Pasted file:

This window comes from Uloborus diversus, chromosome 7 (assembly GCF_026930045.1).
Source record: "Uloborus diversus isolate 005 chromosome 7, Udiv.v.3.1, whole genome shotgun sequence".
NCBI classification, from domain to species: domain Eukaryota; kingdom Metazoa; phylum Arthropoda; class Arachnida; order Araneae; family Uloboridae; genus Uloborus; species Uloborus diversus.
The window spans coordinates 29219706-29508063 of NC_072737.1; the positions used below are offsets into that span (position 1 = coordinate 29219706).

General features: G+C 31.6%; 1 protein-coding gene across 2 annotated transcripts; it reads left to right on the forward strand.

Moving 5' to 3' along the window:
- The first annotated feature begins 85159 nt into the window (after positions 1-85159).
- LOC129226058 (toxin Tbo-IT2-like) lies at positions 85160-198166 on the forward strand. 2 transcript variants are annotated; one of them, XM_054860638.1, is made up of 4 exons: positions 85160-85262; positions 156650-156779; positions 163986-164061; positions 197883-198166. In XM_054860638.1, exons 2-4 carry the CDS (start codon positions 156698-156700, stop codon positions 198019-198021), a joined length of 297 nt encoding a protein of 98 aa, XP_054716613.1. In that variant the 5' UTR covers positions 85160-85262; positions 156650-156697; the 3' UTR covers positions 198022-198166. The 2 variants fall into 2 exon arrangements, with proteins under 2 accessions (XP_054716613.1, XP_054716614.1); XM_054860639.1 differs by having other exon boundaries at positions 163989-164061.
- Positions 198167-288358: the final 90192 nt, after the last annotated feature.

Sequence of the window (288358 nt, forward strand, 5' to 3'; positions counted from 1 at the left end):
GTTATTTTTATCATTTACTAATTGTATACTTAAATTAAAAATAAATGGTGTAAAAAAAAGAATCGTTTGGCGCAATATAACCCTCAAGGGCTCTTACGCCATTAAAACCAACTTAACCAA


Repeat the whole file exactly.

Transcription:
This window comes from Uloborus diversus, chromosome 7 (assembly GCF_026930045.1).
Source record: "Uloborus diversus isolate 005 chromosome 7, Udiv.v.3.1, whole genome shotgun sequence".
NCBI classification, from domain to species: domain Eukaryota; kingdom Metazoa; phylum Arthropoda; class Arachnida; order Araneae; family Uloboridae; genus Uloborus; species Uloborus diversus.
The window spans coordinates 29219706-29508063 of NC_072737.1; the positions used below are offsets into that span (position 1 = coordinate 29219706).

General features: G+C 31.6%; 1 protein-coding gene across 2 annotated transcripts; it reads left to right on the forward strand.

Moving 5' to 3' along the window:
- The first annotated feature begins 85159 nt into the window (after positions 1-85159).
- LOC129226058 (toxin Tbo-IT2-like) lies at positions 85160-198166 on the forward strand. 2 transcript variants are annotated; one of them, XM_054860638.1, is made up of 4 exons: positions 85160-85262; positions 156650-156779; positions 163986-164061; positions 197883-198166. In XM_054860638.1, exons 2-4 carry the CDS (start codon positions 156698-156700, stop codon positions 198019-198021), a joined length of 297 nt encoding a protein of 98 aa, XP_054716613.1. In that variant the 5' UTR covers positions 85160-85262; positions 156650-156697; the 3' UTR covers positions 198022-198166. The 2 variants fall into 2 exon arrangements, with proteins under 2 accessions (XP_054716613.1, XP_054716614.1); XM_054860639.1 differs by having other exon boundaries at positions 163989-164061.
- Positions 198167-288358: the final 90192 nt, after the last annotated feature.

Sequence of the window (288358 nt, forward strand, 5' to 3'; positions counted from 1 at the left end):
GTTATTTTTATCATTTACTAATTGTATACTTAAATTAAAAATAAATGGTGTAAAAAAAAGAATCGTTTGGCGCAATATAACCCTCAAGGGCTCTTACGCCATTAAAACCAACTTAACCAA